Treaty of Niagara Resource Page
By Amelia Healey

It was a pleasure to contribute to GRASAC’s Great Lakes Treaty Timeline and support the creation of treaty summaries that shed light on, and connect, these important agreements. In the article on the Treaty of Niagara, readers will find information on the approximately 2000 Indigenous representatives present during the treaty in 1764. This article highlights the negotiation objectives, including entering and renewing the Covenant Chain alliance and re-establishing trade. The heading image for the article is of a British-commissioned medal that demonstrates how this agreement was recorded in material items, such as medals and wampum belts.

I am grateful to have been able to compile information on the Treaty of Niagara from excellent sources, especially Alan Ojiig Corbiere’s dissertation “Anishinaabe Treaty-Making in the 18th-and-19th-Century Northern Great Lakes: From Shared Meanings to Epistemological Chasms,” John Borrows’s book chapter “Wampum at Niagara,” and Paul William’s Master of Laws thesis, “The Chain.” Learning about the symbolism and meaning carried in the Covenant Chain was one of my favourite elements of this research. In his work, Williams writes that like a chain, the alliance binds different nations, making strong and equal partnerships between individuals. The alliance is meant to be expanded but not lessened, with unjust bloodshed being corrosive to the chain. I learned a great deal from this project, and I hope that this short article will be interesting and valuable to anyone reading.

See the Treaty of Niagara page here
Gray, white, and black map of the Great Lakes region with numbers and labels, oriented East.

New Great Lakes Indigenous Communities Map

Also new to is an amazing map of Great Lakes Tribal Councils and First Nations, made by Nicky Recollet of Crane’s Atlas and Robinson Huron Waawiindaamaagewin for Heidi Bohaker’s book, Doodem and Council Fire: Anishinaabe Governance through Alliance. The map can be found next to the Great Lakes Treaty Timeline under the “Learn” tab on the GRASAC website.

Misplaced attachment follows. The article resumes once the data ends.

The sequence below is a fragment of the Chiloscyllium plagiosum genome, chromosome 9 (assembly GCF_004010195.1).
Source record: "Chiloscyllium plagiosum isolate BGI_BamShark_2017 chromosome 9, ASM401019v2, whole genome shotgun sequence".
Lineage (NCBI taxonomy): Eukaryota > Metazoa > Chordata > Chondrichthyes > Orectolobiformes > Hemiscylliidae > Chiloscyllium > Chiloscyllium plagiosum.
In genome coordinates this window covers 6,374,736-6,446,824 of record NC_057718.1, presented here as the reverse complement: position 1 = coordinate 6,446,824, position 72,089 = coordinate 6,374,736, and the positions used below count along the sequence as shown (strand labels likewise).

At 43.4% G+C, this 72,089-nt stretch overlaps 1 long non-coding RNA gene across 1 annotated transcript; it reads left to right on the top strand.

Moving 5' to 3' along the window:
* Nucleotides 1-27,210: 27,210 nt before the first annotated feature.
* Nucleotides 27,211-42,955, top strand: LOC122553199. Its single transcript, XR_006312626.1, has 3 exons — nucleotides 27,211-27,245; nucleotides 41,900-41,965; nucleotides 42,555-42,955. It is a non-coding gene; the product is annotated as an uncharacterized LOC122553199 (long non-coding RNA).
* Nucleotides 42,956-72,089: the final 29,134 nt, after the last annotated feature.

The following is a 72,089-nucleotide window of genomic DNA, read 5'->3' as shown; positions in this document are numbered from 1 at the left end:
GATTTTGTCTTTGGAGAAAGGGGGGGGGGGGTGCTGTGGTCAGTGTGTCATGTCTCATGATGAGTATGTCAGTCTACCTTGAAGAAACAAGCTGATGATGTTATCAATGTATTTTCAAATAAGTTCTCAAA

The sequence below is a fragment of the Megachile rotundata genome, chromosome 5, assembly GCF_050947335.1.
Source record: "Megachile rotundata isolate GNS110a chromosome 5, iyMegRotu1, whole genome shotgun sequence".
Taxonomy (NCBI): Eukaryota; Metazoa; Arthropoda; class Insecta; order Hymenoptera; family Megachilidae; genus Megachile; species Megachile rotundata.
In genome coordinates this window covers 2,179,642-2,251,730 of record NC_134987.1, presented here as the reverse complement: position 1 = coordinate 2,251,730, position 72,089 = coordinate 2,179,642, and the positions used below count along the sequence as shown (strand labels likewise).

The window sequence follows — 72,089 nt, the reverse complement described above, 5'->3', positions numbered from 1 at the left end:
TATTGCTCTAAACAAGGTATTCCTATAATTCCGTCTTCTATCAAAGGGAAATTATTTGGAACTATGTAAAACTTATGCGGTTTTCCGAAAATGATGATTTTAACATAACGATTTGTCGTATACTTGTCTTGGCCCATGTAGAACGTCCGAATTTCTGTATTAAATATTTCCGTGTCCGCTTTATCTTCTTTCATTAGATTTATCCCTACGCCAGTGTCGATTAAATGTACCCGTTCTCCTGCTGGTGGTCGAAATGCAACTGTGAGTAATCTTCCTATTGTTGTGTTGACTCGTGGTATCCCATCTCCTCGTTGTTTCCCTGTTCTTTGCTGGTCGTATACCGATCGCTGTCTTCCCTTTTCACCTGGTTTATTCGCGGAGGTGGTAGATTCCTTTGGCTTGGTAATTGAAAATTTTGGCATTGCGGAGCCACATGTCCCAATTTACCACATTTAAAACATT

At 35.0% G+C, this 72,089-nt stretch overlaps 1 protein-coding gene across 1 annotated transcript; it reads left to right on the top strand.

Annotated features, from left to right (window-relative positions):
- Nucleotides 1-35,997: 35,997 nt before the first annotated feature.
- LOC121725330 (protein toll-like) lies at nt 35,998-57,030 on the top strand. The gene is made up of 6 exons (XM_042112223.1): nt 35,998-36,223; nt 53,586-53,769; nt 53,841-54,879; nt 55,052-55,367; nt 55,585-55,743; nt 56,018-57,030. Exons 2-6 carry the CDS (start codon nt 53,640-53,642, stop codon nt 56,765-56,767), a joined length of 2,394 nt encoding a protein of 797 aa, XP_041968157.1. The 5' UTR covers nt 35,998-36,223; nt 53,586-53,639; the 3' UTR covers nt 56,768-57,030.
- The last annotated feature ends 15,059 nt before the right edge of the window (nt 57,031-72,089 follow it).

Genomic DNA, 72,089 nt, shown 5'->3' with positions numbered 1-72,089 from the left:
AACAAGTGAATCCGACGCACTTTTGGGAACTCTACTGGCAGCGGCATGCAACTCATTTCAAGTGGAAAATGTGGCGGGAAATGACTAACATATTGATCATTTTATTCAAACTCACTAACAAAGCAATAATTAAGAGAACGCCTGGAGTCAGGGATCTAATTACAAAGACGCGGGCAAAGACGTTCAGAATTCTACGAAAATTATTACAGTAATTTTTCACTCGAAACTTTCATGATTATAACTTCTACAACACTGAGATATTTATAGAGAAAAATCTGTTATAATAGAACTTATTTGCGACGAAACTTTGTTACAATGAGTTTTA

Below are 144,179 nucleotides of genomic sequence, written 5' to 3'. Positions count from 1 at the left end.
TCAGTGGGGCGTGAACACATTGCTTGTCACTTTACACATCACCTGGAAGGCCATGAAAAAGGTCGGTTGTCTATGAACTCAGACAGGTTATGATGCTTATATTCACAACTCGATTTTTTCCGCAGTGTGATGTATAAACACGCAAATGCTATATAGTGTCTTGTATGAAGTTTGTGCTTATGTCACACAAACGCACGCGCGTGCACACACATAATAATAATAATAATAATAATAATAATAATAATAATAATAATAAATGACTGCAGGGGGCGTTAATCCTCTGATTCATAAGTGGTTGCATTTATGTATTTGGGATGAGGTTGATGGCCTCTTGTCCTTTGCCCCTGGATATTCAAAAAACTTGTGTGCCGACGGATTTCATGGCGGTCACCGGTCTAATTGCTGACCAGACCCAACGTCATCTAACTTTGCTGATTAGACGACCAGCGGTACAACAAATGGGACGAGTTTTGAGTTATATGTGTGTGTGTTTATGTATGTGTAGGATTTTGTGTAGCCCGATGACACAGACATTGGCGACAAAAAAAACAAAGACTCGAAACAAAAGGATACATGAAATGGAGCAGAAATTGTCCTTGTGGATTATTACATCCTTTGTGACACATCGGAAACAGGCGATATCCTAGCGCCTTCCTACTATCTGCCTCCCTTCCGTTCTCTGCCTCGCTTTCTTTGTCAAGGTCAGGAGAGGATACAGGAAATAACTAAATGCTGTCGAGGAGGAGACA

See the Map page here
Cosmic Geometry in Anishinaabe Textiles presentation by Cory Willmott
Art Speaks: Cosmic Geometry in Anishinaabe Textiles
By Cory Wilmott

For GRASAC colleagues who may have missed my Saint Louis Art Museum talk, “Art Speaks: Cosmic Geometry in Anishinaabe Textiles,” the video recording has been posted to the SLAM YouTube channel.
The Women of Chiefswood: An Exhibition of Adversity and Women Beyond Their Time

Chiefswood National Historic Site will be hosting an exhibit to celebrate International Women's Day, E. Pauline Johnson's birthday and the women of Chiefswood. The exhibit will showcase the lives of E. Pauline Johnson, her mother, Emily S. Howells, and her sister, Evelyn Johnson.
Learn More Here
Image from Art Museum at the University of Toronto Website
Under the Museum, Under the University, Under the City: the Land
from the Art Museum at the University of Toronto

Join us for a keynote lecture, “Under the Museum, Under the University, Under the City: the Land,” with the artist-activist movement Decolonize This Place.

When: Wednesday, March 30, 4pm–6pm
Where: University College, UC 140, University of Toronto campus
Learn More and Register Here
Miigwech, nia:wen, thank you, merci: we hope you have enjoyed these stories!